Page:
Provincial elections have now come and gone in Ontario and Quebec, with majority Liberal governments elected in both. Presumably, that means less political posturing, potentially clearing the way for a new era of electricity co-operation between Canada’s largest provinces.
Don’t hold your breath.
Electricity regulators in Ontario recently asked stakeholders whether the province should import more hydro power from Quebec. Their draft report is due next week. This coincides with a big push by Ontario’s anti-nuclear lobby to scrap the planned multibillion-dollar refurbishment of the Darlington and Bruce power stations in favour of buying “cheaper” electricity from Quebec.
Reorienting electricity policy in Canada, however, is tantamount to turning around an oil tanker. All the forces in the political universe seem to conspire against it, ensuring that past is prologue.
For decades, both provinces have operated in electricity policy silos, with self-sufficiency and economic development trumping consumer interests. Ontario invested heavily to create a world-class nuclear industry and Quebec’s massive hydro dams became surrogates of nationhood.
Overcapacity now plagues both provinces. But each is finding its old habits hard to kick.
Ontario had little choice but to nix the proposed construction of new reactors at Darlington. But Premier Kathleen Wynne’s government intends to proceed with the refurbishment of Crown-owned Darlington’s existing reactors to extend their lives for up to three decades. It also plans to refurbish the Bruce station on Lake Huron, which is majority owned by a unit of the Ontario municipal employees’ pension fund. Employee unions own a minority stake in Bruce.
No Ontario government wants to be seen as putting the nail in the coffin of a nuclear power industry that remains a major source of highly skilled jobs. While prospects for the sale of new Canadian reactors here and abroad remain bleak, Ontario remains home to a critical mass of nuclear expertise in business and academia that would quickly leave the province if Darlington and Bruce closed. That’s a hit have-not Ontario is unwilling to risk.
Closing a nuclear plant is also hugely expensive. Ontario is already on the hook for the cost of decommissioning the province’s oldest nuclear plant, the Pickering Generating Station, which is set to close in 2020. Adding Darlington and Bruce would mean billions in additional costs that would be borne by Ontario taxpayers or consumers, without any new power to show for it.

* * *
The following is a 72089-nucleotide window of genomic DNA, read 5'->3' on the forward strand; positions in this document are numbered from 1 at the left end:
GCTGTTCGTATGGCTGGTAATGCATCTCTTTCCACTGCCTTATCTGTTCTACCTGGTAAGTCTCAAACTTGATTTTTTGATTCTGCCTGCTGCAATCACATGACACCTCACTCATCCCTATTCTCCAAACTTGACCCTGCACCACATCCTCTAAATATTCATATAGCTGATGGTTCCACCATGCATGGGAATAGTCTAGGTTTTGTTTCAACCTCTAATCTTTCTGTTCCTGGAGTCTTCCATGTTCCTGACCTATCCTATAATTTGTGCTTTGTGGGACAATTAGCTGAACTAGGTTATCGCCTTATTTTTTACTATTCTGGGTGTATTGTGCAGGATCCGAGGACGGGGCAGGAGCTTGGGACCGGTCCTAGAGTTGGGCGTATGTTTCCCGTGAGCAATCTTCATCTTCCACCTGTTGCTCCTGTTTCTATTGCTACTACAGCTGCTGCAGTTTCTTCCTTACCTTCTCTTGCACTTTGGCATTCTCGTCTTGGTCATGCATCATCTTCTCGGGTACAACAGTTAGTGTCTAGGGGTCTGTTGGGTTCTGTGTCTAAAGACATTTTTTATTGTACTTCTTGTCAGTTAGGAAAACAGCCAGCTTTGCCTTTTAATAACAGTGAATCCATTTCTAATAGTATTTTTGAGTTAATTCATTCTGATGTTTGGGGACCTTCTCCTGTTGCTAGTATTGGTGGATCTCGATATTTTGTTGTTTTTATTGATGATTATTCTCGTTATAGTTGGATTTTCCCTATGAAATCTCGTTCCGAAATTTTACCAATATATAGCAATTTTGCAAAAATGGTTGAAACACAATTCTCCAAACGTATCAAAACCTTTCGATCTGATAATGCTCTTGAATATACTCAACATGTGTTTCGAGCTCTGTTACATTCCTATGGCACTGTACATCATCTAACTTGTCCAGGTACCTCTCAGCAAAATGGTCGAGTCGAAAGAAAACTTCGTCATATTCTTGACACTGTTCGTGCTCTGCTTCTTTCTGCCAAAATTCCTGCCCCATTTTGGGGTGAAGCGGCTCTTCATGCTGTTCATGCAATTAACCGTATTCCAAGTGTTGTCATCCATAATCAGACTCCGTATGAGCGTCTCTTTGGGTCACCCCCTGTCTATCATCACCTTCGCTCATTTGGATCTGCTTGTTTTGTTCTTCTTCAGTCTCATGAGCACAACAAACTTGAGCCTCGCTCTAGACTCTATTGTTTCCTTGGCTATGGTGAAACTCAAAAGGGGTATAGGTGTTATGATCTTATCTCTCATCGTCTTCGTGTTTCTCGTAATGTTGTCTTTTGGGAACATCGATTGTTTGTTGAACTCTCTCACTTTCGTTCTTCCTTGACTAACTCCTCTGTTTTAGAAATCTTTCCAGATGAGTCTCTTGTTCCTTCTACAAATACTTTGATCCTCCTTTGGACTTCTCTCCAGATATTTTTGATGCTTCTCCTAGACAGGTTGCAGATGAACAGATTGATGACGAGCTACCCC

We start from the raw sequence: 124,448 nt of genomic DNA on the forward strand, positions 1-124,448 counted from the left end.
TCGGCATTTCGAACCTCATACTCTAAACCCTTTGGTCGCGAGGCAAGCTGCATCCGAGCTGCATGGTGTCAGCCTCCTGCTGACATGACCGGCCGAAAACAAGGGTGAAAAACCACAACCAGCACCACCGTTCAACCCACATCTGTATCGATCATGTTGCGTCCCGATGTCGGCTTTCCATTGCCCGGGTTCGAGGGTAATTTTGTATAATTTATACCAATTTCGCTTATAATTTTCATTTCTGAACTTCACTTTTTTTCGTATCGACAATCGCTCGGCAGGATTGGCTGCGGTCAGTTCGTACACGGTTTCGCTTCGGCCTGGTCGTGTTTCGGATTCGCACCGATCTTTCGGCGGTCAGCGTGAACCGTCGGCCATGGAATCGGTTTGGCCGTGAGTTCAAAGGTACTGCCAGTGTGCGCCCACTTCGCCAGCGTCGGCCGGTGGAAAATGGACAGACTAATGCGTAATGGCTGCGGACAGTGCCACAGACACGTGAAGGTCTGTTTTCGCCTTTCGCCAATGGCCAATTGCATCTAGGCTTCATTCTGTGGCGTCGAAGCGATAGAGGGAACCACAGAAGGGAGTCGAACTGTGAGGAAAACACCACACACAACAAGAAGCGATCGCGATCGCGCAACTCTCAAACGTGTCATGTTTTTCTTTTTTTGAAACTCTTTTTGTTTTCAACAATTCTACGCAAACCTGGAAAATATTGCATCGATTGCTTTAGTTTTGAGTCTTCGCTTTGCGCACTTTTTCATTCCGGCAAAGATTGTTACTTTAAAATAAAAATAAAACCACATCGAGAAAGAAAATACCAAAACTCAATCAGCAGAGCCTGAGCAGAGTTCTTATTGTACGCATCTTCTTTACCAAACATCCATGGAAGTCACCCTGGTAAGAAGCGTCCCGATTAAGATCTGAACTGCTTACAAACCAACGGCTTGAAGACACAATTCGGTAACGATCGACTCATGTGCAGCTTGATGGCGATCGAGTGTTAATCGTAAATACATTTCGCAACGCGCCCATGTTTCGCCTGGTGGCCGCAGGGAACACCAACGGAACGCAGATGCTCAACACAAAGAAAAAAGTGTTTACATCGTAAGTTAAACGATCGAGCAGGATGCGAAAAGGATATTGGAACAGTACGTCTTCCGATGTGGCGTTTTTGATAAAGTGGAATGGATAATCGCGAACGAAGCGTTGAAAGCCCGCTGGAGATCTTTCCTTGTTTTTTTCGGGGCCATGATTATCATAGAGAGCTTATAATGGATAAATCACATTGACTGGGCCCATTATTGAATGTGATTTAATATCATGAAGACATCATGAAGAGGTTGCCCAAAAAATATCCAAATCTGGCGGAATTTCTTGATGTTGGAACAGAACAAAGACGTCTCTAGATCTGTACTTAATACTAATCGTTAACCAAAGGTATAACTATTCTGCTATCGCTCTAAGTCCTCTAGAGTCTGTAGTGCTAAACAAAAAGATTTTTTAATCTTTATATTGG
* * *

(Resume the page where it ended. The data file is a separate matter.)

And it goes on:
To make matters worse, Ontario has commissioned so much wind and solar power – 10,700 megawatts by 2021 – that unwinding those contracts might be as expensive as honouring them.
Such costs might be justifiable if Ontarians were guaranteed clean Quebec power at cut-rate prices. But it’s a pipe dream to think Quebec would ever sign a deal that would indirectly subsidize Ontario’s manufacturing industry. Quebec offers below-cost electricity to lure and maintain industry within its own borders, and wouldn’t easily surrender that advantage.
A window of opportunity for a modest interprovincial deal (one that would complement nuclear power, not replace it) may exist. But that window is fast closing as U.S. spot market prices rise (they spiked to record rates this winter in New England), three new cross-border transmission lines are built and coal and nuclear plants are shuttered in the U.S. northeast.
Quebec simply believes there are better prospects south of border as it seeks to limit losses on its own high-priced hydro and wind power projects of recent years. Hydro-Québec’s marginal cost of production far exceeds the rates it charges within the province. In February, a provincial commission recommended halting construction on the utility’s $6.5-billion Romaine hydroelectric project, but the Parti Québécois government rejected the idea.
Advocates of an interprovincial deal cite the 2011 renewal of Hydro-Québec’s long-term contract with 20 Vermont utilities as the template for an agreement with Ontario. The starting price set was 5.8 cents (U.S.) per kilowatt-hour of electricity, which sounds like a bargain compared to the 8.6 cents (Canadian) that Ontario, perhaps optimistically, estimates it will cost to refurbish Darlington and Bruce. However, the rate the Vermont utilities pay Hydro-Québec is not fixed, but adjusted under the new contract to reflect market prices. So, it’s not risk-free.
Besides, tiny Vermont is no competitive threat to Quebec. Ontario is, which may help to explain why talk of interprovincial electricity co-operation remains just that.